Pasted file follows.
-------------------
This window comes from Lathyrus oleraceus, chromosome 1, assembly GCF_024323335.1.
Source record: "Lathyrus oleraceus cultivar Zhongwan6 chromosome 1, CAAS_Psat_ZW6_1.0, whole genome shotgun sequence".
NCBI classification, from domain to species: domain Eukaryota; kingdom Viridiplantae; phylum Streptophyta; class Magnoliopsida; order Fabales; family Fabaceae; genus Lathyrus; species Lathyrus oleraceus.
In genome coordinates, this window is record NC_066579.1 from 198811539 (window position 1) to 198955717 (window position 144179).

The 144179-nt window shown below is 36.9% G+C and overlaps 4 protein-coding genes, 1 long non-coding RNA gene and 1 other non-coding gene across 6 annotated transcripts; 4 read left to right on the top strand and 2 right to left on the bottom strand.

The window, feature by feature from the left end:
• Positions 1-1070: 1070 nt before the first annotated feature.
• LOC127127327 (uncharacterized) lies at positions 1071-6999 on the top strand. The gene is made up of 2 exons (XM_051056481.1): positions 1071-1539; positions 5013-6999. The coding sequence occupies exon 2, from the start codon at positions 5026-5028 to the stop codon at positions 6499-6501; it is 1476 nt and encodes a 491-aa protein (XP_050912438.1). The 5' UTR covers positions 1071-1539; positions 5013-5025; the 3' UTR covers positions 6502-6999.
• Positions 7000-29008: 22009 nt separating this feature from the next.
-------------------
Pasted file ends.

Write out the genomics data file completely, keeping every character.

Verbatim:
This window comes from Lathyrus oleraceus, chromosome 1, assembly GCF_024323335.1.
Source record: "Lathyrus oleraceus cultivar Zhongwan6 chromosome 1, CAAS_Psat_ZW6_1.0, whole genome shotgun sequence".
NCBI classification, from domain to species: domain Eukaryota; kingdom Viridiplantae; phylum Streptophyta; class Magnoliopsida; order Fabales; family Fabaceae; genus Lathyrus; species Lathyrus oleraceus.
In genome coordinates, this window is record NC_066579.1 from 198811539 (window position 1) to 198955717 (window position 144179).

The 144179-nt window shown below is 36.9% G+C and overlaps 4 protein-coding genes, 1 long non-coding RNA gene and 1 other non-coding gene across 6 annotated transcripts; 4 read left to right on the top strand and 2 right to left on the bottom strand.

The window, feature by feature from the left end:
• Positions 1-1070: 1070 nt before the first annotated feature.
• LOC127127327 (uncharacterized) lies at positions 1071-6999 on the top strand. The gene is made up of 2 exons (XM_051056481.1): positions 1071-1539; positions 5013-6999. The coding sequence occupies exon 2, from the start codon at positions 5026-5028 to the stop codon at positions 6499-6501; it is 1476 nt and encodes a 491-aa protein (XP_050912438.1). The 5' UTR covers positions 1071-1539; positions 5013-5025; the 3' UTR covers positions 6502-6999.
• Positions 7000-29008: 22009 nt separating this feature from the next.